Keystone Pipeline Spills 383,000 Gallons of Oil


(Photo: Reuters/Dronebase)

Safa Hameed

On Tuesday October 29, the Keystone Pipeline, which carries crude oil, spilled 383,000 gallons of oil on a wetland environment in Edinburg, North Dakota.

TransCanada (TC), the company that owns the pipeline, discovered the leak after a drop in pressure was detected at one of the nearby facilities. Investigations are still being conducted by both an independent party and the federal government, so the cause of the leak is still unknown.

TC has stated that they “…are establishing air quality, water and wildlife monitoring and will continue monitoring throughout the response. There have been no reported injuries or impacted wildlife.” No people are at risk either as no one lives within the vicinity of the spill and the wetland is not used as a source of drinking water. The pipeline was closed immediately after and reopened two weeks later with permission from the U.S. Pipeline and Hazardous Materials Safety Administration. In an email, TC representative Sara Rabren assured that “we [TC] will take the learnings from this incident” and invest “millions of dollars each year to ensure we operate [a] safe pipeline system.” 

Even though no wildlife was injured, a half sized Olympic swimming pool’s worth of oil was spilled onto a wetland which is sure to impact the soil, grass, marshes, water, and tons of other microorganisms that inhabit the land. Although, no one was impacted by the spill, this further reinforces the fears that many people have about the pipeline. Furthermore, the leak could have happened at one of the many other places the pipeline travels through; Alberta, Canada, five Midwestern states, and Texas, where most of the oil is brought from.

This has caused controversy for TC, as this spill comes just after protest of the construction of the Keystone XL, which is the fourth phase or extension of the currently standing pipeline. Previously, President Obama blocked the company from starting the build, but this changed within the first few months of Donald Trump’s presidency, as he granted approval for TC to start the build.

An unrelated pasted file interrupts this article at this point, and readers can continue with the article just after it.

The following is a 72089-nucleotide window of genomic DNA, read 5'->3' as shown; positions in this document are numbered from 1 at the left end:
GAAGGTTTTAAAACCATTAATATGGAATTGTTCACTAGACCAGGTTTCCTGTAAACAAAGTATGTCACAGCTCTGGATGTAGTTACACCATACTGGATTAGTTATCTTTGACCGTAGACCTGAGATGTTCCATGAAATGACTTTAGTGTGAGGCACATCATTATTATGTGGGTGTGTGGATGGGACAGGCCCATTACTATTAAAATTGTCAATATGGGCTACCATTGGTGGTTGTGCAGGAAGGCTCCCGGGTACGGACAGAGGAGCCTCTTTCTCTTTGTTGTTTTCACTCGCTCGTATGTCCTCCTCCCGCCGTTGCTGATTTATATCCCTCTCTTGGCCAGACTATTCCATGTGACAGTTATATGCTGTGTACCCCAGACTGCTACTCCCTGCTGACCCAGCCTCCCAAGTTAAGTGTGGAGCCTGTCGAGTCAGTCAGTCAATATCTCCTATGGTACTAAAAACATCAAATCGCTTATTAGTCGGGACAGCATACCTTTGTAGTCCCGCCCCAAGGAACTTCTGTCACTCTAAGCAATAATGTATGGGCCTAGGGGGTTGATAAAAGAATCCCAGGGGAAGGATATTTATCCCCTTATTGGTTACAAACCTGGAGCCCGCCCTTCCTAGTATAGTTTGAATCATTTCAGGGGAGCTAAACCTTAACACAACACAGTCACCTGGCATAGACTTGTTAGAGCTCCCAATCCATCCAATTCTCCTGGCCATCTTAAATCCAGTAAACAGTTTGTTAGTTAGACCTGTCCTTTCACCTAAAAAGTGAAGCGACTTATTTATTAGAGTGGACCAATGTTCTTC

This is one of the larger spills to have occurred along the Keystone Pipeline, but there have been many numerous smaller ones that haven’t caused enough damage to be deemed significant. On the other hand, there were notable spills that took place in 2017 in South Dakota after oil leaked onto agricultural lands near Amherst. At first it was reported that only 210,000 gallons had escaped, but in 2018 federal authorities found that the amount was actually twice as much, nearing 408,000. Furthermore, TC was granted a permit in 2007 that allows them to operate at an 80 percent stress level on the steel that makes up the pipes. This means that they can pump oil at a higher rate than other companies who have to abide by the standard of 72 percent. These advantages, however, come with rigorous safety guidelines that the company has to follow.

Reuters gained access to risk assessment documents that the company turned over to the government before beginning operations in 2010. According to Reuters, the documents state that leaks with a yield of greater than 2,100 gallons would happen “…not more than once every seven to 11 years over the entire length of the pipeline in the United States.” Yet there has been more than five major leaks in the past 12 years. In South Dakota alone, where there have been two noteworthy spills within months of each other, the document estimated that it would “…spill no more than once every 41 years.”

Some landowners oppose the pipeline for the sake of it contaminating farmland that cattle grazes on. Jeanne Crumly, a farmer who lives along the approved pipeline path, told Reuters that “the spill confirms what we have been warning people about over the last 10 years.” Other farmers, however, say that “we have to be willing to take a risk [of an oil spill]. It’s a very minuscule chance.” They also said that for this very small risk, TC provides financial compensation for using their lands. In areas where the new Keystone XL is being built, TC has begun proceedings to acquire land through eminent domain, which gives them the right to use private property with the approval of the government, provided they give just compensation to the original owners. Landowners in these areas now decide whether to appeal these decisions to district courts or settle with the company on a fair value for their property.